In crowdsourced research, resources are combined across researchers to conduct studies that could not be accomplished on their own.
“Crowdsourcing flips research planning from ‘what is the best we can do with the resources we have to investigate our question,’ to ‘what is the best way to investigate our question, so that we can decide what resources to recruit.” (Uhlmann et al., 2019, p. 7).
Crowdsourcing research is new to special education research, but in other fields, it has been around for decades. Many aspects of research can be crowdsourced, such as deciding what ideas to research, analyzing data, and conducting peer review (Uhlmann et al., 2019). The most common use of crowdsourcing is regarding data collection, in which many researchers collect data, resulting in much larger and diverse samples of study participants. Examples of crowdsourced data collection outside of special education include:
- Citizen data collectors: Fields such as astronomy and geology utilize volunteers to collect data that researchers would never be able to collect on their own. Many of these projects and opportunities to become data collectors are compiled on the federal government citizen science website.
- Psychological Science Accelerator: The Psych Accelerator is a network of over 1,000 research labs, across more than 70 countries, conducting large-scale studies on topics such as gendered prejudice and stereotype threat.
Conducting crowdsourced research, especially involving crowdsourcing data collection, in special education has many potential uses such as:
- Implementing large scale observational studies so we can better understand how students with disabilities are provided services across the country
- Validating evidence-based practices using nationally representative student samples
- Enabling adequately powered group studies with low-incidence populations to be conducted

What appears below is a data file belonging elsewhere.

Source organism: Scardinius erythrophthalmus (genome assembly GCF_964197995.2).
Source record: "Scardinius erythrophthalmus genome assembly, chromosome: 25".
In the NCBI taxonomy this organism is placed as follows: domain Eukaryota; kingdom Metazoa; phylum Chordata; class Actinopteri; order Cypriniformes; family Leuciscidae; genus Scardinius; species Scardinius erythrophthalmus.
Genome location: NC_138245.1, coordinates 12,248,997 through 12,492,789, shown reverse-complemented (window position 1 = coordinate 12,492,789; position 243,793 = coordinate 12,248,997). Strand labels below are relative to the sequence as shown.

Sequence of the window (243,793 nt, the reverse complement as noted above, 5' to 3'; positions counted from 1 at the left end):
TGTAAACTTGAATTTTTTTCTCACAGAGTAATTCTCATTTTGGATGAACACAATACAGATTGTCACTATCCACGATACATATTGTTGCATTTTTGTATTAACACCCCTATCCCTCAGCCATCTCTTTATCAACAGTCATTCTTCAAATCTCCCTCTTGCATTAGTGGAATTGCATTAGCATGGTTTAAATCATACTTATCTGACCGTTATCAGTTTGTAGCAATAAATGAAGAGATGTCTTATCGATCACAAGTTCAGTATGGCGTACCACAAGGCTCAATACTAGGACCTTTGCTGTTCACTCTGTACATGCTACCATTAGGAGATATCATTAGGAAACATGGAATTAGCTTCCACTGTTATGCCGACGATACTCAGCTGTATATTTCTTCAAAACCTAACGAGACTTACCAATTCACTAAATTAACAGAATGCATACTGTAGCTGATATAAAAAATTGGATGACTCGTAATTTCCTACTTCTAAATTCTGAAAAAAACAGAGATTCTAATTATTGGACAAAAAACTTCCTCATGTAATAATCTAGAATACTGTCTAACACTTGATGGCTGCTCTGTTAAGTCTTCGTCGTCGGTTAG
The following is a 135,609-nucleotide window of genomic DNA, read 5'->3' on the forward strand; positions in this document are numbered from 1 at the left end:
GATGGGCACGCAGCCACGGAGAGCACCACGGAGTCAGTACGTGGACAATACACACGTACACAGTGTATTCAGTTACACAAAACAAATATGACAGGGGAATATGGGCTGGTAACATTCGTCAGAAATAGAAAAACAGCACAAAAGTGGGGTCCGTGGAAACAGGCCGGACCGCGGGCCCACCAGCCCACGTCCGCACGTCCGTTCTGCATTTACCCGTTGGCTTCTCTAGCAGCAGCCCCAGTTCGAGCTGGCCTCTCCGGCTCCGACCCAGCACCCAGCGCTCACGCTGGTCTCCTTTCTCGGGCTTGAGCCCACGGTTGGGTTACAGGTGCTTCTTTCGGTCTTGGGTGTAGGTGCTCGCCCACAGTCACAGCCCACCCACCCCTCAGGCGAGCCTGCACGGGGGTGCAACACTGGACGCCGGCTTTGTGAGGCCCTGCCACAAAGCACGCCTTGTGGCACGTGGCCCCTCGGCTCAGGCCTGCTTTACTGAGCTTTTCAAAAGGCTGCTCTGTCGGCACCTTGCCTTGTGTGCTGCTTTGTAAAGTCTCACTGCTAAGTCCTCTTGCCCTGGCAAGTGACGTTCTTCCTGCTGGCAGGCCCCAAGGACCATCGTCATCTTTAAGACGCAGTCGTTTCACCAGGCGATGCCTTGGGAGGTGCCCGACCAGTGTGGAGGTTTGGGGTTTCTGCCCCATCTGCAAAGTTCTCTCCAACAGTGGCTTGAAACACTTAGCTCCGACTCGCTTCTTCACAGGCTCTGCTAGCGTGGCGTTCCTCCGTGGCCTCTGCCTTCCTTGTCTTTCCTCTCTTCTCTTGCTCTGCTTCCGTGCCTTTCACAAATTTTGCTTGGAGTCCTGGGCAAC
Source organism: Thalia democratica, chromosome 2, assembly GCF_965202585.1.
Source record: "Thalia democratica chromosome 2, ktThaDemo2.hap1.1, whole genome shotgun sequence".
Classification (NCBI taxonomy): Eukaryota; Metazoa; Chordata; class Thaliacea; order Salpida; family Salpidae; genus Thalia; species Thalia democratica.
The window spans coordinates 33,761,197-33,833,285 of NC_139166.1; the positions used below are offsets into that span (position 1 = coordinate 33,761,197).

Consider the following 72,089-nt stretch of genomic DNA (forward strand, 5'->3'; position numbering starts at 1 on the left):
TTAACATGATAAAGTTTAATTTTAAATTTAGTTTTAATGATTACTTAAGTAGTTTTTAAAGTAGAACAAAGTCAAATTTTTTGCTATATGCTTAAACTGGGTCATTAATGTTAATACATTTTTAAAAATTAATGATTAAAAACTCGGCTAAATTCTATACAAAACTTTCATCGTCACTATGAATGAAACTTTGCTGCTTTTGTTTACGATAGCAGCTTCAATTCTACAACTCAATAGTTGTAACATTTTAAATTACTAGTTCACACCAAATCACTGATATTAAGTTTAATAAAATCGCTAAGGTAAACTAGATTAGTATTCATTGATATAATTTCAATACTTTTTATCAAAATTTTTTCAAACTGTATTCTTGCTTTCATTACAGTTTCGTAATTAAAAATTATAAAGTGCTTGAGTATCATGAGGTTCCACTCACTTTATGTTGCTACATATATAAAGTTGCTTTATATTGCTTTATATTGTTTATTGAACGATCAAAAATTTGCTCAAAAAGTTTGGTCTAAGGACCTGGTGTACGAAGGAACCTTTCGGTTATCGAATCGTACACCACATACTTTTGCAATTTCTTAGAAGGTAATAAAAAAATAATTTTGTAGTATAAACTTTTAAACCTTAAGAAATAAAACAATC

- Dramatically increasing the number of direct and conceptual replications so we can efficiently determine what interventions work for who, under what conditions (Coyne et al., 2016).
Ultimately, we envision crowdsourcing will democratize the research enterprise by enabling more and diverse researchers to be involved in large-scale research studies involving large and diverse participant samples that ask and answer critical research questions aimed at improving services for children with disabilities. By facilitating crowdsourcing of data collection across many researchers, we hope the Special Education Research Accelerator (SERA) will play a core role in democratizing the research enterprise in our chosen field — special education.
William J. Therrien, Ph.D., BCBA, is a Professor in Special Education at UVA. He is an expert in designing and evaluating academic programming for students with disabilities, particularly in science and reading. Along with co-directing CASPER, Dr. Therrien co-edits Exceptional Children, the flagship journal in special education, and is Research in Practice Director for UVA’s Supporting Transformative Autism Research (STAR) initiative. Therrien assists Cook with developing infrastructure and supports for SERA, conducting the pilot study and assessing the usability and feasibility of using SERA to conduct future replication pilot studies.